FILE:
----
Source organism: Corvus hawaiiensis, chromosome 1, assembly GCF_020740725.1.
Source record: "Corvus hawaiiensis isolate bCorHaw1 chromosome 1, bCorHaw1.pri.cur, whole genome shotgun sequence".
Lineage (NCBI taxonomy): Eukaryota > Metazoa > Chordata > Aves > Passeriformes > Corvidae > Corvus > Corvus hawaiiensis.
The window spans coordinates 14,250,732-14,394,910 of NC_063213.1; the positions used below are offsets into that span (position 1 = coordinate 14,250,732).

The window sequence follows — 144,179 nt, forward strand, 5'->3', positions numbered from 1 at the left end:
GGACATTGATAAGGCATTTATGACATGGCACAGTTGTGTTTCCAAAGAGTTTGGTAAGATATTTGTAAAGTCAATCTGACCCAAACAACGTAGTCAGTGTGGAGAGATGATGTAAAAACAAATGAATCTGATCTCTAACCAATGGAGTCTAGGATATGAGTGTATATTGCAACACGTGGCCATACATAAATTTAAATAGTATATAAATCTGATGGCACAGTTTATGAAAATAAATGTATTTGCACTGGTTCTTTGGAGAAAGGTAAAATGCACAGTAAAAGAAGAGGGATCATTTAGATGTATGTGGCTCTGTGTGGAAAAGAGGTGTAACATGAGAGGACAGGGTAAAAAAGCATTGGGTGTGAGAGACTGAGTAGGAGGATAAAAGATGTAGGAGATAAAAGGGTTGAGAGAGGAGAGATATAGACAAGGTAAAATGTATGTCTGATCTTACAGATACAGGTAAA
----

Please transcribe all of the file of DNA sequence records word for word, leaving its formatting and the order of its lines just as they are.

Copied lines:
Source organism: Corvus hawaiiensis, chromosome 1, assembly GCF_020740725.1.
Source record: "Corvus hawaiiensis isolate bCorHaw1 chromosome 1, bCorHaw1.pri.cur, whole genome shotgun sequence".
Lineage (NCBI taxonomy): Eukaryota > Metazoa > Chordata > Aves > Passeriformes > Corvidae > Corvus > Corvus hawaiiensis.
The window spans coordinates 14,250,732-14,394,910 of NC_063213.1; the positions used below are offsets into that span (position 1 = coordinate 14,250,732).

The window sequence follows — 144,179 nt, forward strand, 5'->3', positions numbered from 1 at the left end:
GGACATTGATAAGGCATTTATGACATGGCACAGTTGTGTTTCCAAAGAGTTTGGTAAGATATTTGTAAAGTCAATCTGACCCAAACAACGTAGTCAGTGTGGAGAGATGATGTAAAAACAAATGAATCTGATCTCTAACCAATGGAGTCTAGGATATGAGTGTATATTGCAACACGTGGCCATACATAAATTTAAATAGTATATAAATCTGATGGCACAGTTTATGAAAATAAATGTATTTGCACTGGTTCTTTGGAGAAAGGTAAAATGCACAGTAAAAGAAGAGGGATCATTTAGATGTATGTGGCTCTGTGTGGAAAAGAGGTGTAACATGAGAGGACAGGGTAAAAAAGCATTGGGTGTGAGAGACTGAGTAGGAGGATAAAAGATGTAGGAGATAAAAGGGTTGAGAGAGGAGAGATATAGACAAGGTAAAATGTATGTCTGATCTTACAGATACAGGTAAA